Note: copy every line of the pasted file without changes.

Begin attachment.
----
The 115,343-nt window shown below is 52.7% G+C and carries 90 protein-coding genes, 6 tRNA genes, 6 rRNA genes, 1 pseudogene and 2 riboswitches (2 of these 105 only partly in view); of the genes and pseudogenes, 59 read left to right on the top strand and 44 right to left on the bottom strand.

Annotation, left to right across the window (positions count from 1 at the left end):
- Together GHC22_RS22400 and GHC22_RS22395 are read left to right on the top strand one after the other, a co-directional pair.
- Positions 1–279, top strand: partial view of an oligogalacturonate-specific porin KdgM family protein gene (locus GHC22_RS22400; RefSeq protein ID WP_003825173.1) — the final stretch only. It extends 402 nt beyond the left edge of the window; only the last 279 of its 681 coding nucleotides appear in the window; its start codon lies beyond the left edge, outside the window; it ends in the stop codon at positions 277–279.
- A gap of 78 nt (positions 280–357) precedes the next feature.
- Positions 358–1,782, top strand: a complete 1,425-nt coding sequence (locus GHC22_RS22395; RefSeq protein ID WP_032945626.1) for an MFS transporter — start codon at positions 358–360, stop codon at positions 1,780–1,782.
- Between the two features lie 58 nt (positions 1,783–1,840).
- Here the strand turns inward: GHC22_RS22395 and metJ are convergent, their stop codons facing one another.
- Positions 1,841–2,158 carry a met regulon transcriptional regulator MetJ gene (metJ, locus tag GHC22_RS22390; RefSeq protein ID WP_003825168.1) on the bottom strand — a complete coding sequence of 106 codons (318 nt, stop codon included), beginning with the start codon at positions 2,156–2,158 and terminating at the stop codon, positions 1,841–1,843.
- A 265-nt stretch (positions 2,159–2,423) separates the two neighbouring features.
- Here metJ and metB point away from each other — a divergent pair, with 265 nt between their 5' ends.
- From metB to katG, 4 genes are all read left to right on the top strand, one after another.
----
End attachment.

The 115,343-nt window shown below is 52.7% G+C and carries 90 protein-coding genes, 6 tRNA genes, 6 rRNA genes, 1 pseudogene and 2 riboswitches (2 of these 105 only partly in view); of the genes and pseudogenes, 59 read left to right on the top strand and 44 right to left on the bottom strand.

Annotation, left to right across the window (positions count from 1 at the left end):
- Together GHC22_RS22400 and GHC22_RS22395 are read left to right on the top strand one after the other, a co-directional pair.
- Positions 1–279, top strand: partial view of an oligogalacturonate-specific porin KdgM family protein gene (locus GHC22_RS22400; RefSeq protein ID WP_003825173.1) — the final stretch only. It extends 402 nt beyond the left edge of the window; only the last 279 of its 681 coding nucleotides appear in the window; its start codon lies beyond the left edge, outside the window; it ends in the stop codon at positions 277–279.
- A gap of 78 nt (positions 280–357) precedes the next feature.
- Positions 358–1,782, top strand: a complete 1,425-nt coding sequence (locus GHC22_RS22395; RefSeq protein ID WP_032945626.1) for an MFS transporter — start codon at positions 358–360, stop codon at positions 1,780–1,782.
- Between the two features lie 58 nt (positions 1,783–1,840).
- Here the strand turns inward: GHC22_RS22395 and metJ are convergent, their stop codons facing one another.
- Positions 1,841–2,158 carry a met regulon transcriptional regulator MetJ gene (metJ, locus tag GHC22_RS22390; RefSeq protein ID WP_003825168.1) on the bottom strand — a complete coding sequence of 106 codons (318 nt, stop codon included), beginning with the start codon at positions 2,156–2,158 and terminating at the stop codon, positions 1,841–1,843.
- A 265-nt stretch (positions 2,159–2,423) separates the two neighbouring features.
- Here metJ and metB point away from each other — a divergent pair, with 265 nt between their 5' ends.
- From metB to katG, 4 genes are all read left to right on the top strand, one after another.